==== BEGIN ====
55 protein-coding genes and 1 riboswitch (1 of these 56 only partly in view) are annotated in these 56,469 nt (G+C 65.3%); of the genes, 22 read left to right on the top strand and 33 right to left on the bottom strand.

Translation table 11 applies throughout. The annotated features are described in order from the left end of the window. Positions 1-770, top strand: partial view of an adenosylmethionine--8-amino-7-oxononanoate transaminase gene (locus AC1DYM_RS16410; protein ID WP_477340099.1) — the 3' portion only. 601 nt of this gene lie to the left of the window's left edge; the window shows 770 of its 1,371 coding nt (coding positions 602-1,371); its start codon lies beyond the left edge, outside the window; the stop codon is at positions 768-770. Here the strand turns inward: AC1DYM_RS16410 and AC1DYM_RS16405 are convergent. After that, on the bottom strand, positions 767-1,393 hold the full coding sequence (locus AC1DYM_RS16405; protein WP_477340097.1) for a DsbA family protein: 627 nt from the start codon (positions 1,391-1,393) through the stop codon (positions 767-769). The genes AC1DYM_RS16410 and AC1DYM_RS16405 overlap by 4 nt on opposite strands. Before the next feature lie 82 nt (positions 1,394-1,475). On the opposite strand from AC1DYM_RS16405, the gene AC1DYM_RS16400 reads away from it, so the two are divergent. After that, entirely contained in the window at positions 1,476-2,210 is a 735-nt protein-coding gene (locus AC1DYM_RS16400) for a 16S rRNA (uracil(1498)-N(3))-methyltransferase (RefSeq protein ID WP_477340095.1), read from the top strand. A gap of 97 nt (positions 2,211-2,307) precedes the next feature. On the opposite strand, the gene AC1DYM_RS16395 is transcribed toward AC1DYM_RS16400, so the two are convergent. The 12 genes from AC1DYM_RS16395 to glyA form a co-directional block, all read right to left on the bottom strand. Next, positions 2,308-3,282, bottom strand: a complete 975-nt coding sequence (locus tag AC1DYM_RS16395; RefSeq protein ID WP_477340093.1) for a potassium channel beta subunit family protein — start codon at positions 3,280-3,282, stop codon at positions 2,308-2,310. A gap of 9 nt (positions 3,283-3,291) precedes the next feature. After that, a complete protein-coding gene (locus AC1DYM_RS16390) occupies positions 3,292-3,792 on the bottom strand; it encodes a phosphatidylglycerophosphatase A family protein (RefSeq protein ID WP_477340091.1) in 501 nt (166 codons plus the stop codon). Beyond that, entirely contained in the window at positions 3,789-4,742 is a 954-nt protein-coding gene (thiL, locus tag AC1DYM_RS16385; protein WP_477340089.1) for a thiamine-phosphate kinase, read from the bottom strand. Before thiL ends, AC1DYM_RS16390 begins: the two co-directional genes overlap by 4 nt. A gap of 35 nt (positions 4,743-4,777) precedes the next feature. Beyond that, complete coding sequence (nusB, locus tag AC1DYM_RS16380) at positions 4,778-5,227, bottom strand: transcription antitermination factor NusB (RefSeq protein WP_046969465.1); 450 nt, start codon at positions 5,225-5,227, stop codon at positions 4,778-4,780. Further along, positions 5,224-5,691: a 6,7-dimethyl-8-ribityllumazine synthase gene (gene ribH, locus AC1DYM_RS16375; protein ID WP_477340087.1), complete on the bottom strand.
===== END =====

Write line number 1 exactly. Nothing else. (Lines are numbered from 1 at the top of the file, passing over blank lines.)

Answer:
55 protein-coding genes and 1 riboswitch (1 of these 56 only partly in view) are annotated in these 56,469 nt (G+C 65.3%); of the genes, 22 read left to right on the top strand and 33 right to left on the bottom strand.